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Space Shuttle Launch Pushed Back at Least a Week.
Space Shuttle managers have announced that Discovery won't be lifting off until late next week, at the earliest. Engineers and managers are still trying to troubleshoot exactly what caused a problem with the external tank's fuel gauge. It's possible that one of the new safety improvements, implemented as part of the Return to Flight effort might be causing the glitch. If the shuttle doesn't launch by July 31, it will need to wait again until September before there's another opportunity.
Space Shuttle managers now say the launch of NASA's Space Shuttle Return to Flight mission, STS-114, will take place no earlier than late next week. At 1 p.m. EDT today, managers officially stopped the current launch countdown for Space Shuttle Discovery at Kennedy Space Center, Fla. Space Shuttle managers are optimistic that Discovery can lift off by July 31, the end of this launch window.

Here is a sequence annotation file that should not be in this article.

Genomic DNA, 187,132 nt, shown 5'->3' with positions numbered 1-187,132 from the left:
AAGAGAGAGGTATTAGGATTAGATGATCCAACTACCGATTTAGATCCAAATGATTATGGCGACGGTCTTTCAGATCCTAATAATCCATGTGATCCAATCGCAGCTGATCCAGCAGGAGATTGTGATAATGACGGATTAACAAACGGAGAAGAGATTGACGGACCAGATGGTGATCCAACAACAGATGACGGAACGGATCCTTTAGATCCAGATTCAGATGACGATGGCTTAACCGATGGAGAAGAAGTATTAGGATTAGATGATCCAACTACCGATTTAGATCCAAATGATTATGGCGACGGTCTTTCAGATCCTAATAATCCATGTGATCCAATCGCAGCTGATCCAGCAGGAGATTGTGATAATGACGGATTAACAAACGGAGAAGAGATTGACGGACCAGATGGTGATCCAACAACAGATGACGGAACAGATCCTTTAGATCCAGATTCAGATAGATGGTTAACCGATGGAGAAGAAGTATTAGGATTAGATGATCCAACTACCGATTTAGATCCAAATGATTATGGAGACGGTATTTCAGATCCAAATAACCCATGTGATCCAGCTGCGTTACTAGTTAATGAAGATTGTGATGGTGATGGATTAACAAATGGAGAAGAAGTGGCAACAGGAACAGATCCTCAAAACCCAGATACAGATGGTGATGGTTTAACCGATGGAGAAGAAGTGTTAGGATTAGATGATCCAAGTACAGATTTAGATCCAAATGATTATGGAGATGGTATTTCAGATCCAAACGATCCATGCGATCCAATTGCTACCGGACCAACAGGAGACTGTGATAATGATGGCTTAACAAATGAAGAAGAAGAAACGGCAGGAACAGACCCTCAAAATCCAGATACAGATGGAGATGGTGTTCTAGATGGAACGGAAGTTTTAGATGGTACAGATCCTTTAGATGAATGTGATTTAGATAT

This weekend, managers and engineers will continue troubleshooting the problem with a liquid Hydrogen low-level fuel sensor inside the External Tank. The sensor failed a routine prelaunch check during the launch countdown Wednesday, causing mission managers to postpone Discovery's first launch attempt. A dozen teams, with hundreds of engineers across the country, are working on the issue.
Once the problem is resolved and the countdown can be restarted, it will take about four days to launch. A countdown from this point will be a complete start over at T-43 (time minus 43) hours. Currently, there are no plans to roll Discovery back from the launch pad.
For now, Commander Eileen Collins and her six Discovery crew mates will stay at Kennedy Space Center while engineers work on the solution.
For the latest information about the STS-114 mission, visit:
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